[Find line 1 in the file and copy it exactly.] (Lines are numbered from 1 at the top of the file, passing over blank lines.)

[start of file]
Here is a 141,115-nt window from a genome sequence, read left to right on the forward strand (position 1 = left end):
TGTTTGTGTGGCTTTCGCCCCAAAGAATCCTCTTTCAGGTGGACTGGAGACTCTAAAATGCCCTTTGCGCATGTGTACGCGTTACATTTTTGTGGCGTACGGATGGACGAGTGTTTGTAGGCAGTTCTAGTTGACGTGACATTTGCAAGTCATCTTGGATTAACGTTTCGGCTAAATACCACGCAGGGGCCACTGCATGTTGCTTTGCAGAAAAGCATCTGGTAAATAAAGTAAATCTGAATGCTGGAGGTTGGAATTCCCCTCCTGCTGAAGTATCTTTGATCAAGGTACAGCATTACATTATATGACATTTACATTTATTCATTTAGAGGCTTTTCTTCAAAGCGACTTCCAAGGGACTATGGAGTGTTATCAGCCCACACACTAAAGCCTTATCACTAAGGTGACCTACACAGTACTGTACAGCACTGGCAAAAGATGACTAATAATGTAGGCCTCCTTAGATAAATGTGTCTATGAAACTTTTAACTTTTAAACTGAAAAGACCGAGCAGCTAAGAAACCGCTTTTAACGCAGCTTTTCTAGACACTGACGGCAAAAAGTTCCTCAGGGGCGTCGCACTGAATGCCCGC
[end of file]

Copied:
Here is a 141,115-nt window from a genome sequence, read left to right on the forward strand (position 1 = left end):